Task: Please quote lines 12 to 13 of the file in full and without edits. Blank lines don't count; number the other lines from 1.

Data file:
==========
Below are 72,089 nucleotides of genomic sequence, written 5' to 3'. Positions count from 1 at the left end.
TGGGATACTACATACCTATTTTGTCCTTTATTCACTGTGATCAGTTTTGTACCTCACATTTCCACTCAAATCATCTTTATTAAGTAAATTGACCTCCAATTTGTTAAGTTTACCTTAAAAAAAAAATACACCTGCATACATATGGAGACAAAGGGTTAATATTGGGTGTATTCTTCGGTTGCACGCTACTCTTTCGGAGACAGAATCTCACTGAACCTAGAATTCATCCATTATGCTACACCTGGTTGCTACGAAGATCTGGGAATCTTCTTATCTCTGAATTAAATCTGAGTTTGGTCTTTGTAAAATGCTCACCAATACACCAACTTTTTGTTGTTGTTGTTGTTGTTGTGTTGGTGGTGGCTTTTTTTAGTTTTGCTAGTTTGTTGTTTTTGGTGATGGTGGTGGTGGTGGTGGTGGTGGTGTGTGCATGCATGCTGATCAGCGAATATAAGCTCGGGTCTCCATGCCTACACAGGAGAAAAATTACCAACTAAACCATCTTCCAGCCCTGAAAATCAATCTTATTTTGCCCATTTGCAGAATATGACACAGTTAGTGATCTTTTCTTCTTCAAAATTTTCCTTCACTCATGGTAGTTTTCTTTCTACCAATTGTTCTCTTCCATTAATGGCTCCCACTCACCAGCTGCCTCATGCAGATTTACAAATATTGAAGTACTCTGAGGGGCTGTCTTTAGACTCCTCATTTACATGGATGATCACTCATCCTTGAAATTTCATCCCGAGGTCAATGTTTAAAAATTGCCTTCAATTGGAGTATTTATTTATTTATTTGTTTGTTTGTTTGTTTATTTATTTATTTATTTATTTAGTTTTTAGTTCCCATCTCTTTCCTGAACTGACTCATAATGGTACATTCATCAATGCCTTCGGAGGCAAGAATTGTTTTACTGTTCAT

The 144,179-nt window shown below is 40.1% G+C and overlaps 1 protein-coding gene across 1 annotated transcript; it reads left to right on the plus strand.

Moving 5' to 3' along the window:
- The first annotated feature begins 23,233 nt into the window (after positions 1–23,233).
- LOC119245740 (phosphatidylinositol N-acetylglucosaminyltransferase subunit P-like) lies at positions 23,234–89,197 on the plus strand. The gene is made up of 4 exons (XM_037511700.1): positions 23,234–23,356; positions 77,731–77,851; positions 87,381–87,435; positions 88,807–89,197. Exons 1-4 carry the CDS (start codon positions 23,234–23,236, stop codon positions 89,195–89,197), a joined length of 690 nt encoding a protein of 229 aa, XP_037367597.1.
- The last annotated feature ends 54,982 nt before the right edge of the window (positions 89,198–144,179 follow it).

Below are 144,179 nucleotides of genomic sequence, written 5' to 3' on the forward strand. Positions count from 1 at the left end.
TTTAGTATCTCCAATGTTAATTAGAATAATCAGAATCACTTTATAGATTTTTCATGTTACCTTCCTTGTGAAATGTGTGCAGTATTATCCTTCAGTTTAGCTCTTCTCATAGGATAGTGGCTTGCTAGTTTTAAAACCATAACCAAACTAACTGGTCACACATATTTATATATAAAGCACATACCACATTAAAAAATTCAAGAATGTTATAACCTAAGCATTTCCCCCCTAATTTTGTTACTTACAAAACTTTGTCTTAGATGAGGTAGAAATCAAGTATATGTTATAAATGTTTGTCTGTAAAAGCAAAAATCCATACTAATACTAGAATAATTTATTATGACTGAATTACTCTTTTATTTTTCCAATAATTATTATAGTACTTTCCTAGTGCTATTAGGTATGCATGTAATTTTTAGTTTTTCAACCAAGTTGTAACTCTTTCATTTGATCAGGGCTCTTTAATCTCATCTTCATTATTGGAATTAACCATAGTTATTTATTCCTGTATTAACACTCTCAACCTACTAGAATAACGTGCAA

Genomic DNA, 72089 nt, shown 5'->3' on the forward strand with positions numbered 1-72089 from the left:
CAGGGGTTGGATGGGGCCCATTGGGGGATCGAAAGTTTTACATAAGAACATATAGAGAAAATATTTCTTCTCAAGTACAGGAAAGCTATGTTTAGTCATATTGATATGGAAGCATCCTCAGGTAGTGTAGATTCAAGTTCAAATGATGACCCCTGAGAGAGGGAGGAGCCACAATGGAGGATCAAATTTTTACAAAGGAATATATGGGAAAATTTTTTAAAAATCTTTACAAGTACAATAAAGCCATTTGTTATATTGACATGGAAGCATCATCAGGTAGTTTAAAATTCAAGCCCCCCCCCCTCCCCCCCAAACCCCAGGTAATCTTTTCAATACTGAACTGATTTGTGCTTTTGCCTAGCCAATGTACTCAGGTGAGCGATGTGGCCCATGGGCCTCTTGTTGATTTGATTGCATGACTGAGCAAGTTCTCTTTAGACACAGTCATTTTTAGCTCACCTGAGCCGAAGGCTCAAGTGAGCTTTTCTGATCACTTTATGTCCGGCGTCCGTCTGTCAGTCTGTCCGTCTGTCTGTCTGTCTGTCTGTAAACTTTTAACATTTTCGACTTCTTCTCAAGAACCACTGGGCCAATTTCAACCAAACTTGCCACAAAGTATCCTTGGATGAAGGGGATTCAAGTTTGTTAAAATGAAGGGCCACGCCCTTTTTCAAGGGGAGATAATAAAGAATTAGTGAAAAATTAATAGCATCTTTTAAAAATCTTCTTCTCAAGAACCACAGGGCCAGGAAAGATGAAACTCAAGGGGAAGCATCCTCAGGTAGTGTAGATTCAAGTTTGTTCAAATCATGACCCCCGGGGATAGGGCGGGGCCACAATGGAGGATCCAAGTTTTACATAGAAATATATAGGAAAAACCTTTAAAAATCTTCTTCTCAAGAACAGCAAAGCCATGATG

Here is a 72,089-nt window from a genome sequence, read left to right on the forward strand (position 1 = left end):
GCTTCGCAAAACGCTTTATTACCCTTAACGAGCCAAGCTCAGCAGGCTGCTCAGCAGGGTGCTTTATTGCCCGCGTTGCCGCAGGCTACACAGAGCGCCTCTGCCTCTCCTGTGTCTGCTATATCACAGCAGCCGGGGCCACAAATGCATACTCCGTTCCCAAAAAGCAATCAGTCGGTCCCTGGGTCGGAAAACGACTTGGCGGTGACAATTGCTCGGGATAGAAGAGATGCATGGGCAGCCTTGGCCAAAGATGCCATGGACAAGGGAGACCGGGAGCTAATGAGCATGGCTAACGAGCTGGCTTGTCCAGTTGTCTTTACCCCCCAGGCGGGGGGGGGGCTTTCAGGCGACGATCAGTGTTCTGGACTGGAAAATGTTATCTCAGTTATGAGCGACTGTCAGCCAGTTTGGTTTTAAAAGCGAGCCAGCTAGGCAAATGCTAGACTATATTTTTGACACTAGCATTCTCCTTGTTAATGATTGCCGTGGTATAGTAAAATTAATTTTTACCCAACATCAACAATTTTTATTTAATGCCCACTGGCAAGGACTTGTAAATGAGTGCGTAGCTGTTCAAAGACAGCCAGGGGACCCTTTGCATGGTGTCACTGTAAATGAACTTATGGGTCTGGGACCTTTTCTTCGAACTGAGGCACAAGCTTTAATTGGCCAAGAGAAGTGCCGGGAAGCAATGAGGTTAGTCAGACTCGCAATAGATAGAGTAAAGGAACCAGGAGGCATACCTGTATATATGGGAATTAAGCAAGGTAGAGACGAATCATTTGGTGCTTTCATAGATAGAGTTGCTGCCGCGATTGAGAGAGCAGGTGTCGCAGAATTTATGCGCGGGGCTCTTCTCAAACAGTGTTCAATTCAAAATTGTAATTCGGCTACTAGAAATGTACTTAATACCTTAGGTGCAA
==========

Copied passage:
Here is a 72,089-nt window from a genome sequence, read left to right on the forward strand (position 1 = left end):
GCTTCGCAAAACGCTTTATTACCCTTAACGAGCCAAGCTCAGCAGGCTGCTCAGCAGGGTGCTTTATTGCCCGCGTTGCCGCAGGCTACACAGAGCGCCTCTGCCTCTCCTGTGTCTGCTATATCACAGCAGCCGGGGCCACAAATGCATACTCCGTTCCCAAAAAGCAATCAGTCGGTCCCTGGGTCGGAAAACGACTTGGCGGTGACAATTGCTCGGGATAGAAGAGATGCATGGGCAGCCTTGGCCAAAGATGCCATGGACAAGGGAGACCGGGAGCTAATGAGCATGGCTAACGAGCTGGCTTGTCCAGTTGTCTTTACCCCCCAGGCGGGGGGGGGGCTTTCAGGCGACGATCAGTGTTCTGGACTGGAAAATGTTATCTCAGTTATGAGCGACTGTCAGCCAGTTTGGTTTTAAAAGCGAGCCAGCTAGGCAAATGCTAGACTATATTTTTGACACTAGCATTCTCCTTGTTAATGATTGCCGTGGTATAGTAAAATTAATTTTTACCCAACATCAACAATTTTTATTTAATGCCCACTGGCAAGGACTTGTAAATGAGTGCGTAGCTGTTCAAAGACAGCCAGGGGACCCTTTGCATGGTGTCACTGTAAATGAACTTATGGGTCTGGGACCTTTTCTTCGAACTGAGGCACAAGCTTTAATTGGCCAAGAGAAGTGCCGGGAAGCAATGAGGTTAGTCAGACTCGCAATAGATAGAGTAAAGGAACCAGGAGGCATACCTGTATATATGGGAATTAAGCAAGGTAGAGACGAATCATTTGGTGCTTTCATAGATAGAGTTGCTGCCGCGATTGAGAGAGCAGGTGTCGCAGAATTTATGCGCGGGGCTCTTCTCAAACAGTGTTCAATTCAAAATTGTAATTCGGCTACTAGAAATGTACTTAATACCTTAGGTGCAA